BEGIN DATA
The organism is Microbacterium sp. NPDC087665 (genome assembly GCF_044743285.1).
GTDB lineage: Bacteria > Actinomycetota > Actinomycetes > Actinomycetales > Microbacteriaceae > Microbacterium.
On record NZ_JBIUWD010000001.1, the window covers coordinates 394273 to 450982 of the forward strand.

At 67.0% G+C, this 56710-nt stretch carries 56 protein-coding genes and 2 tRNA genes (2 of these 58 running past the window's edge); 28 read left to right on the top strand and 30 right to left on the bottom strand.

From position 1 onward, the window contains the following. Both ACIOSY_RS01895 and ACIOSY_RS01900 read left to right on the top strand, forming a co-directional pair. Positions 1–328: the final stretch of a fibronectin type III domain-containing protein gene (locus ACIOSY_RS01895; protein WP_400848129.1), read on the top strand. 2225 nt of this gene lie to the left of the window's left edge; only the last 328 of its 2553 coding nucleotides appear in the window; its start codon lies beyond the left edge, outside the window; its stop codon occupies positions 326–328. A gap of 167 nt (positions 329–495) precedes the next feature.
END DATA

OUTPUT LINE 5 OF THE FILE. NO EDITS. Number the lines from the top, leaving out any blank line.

From position 1 onward, the window contains the following. Both ACIOSY_RS01895 and ACIOSY_RS01900 read left to right on the top strand, forming a co-directional pair. Positions 1–328: the final stretch of a fibronectin type III domain-containing protein gene (locus ACIOSY_RS01895; protein WP_400848129.1), read on the top strand. 2225 nt of this gene lie to the left of the window's left edge; only the last 328 of its 2553 coding nucleotides appear in the window; its start codon lies beyond the left edge, outside the window; its stop codon occupies positions 326–328. A gap of 167 nt (positions 329–495) precedes the next feature.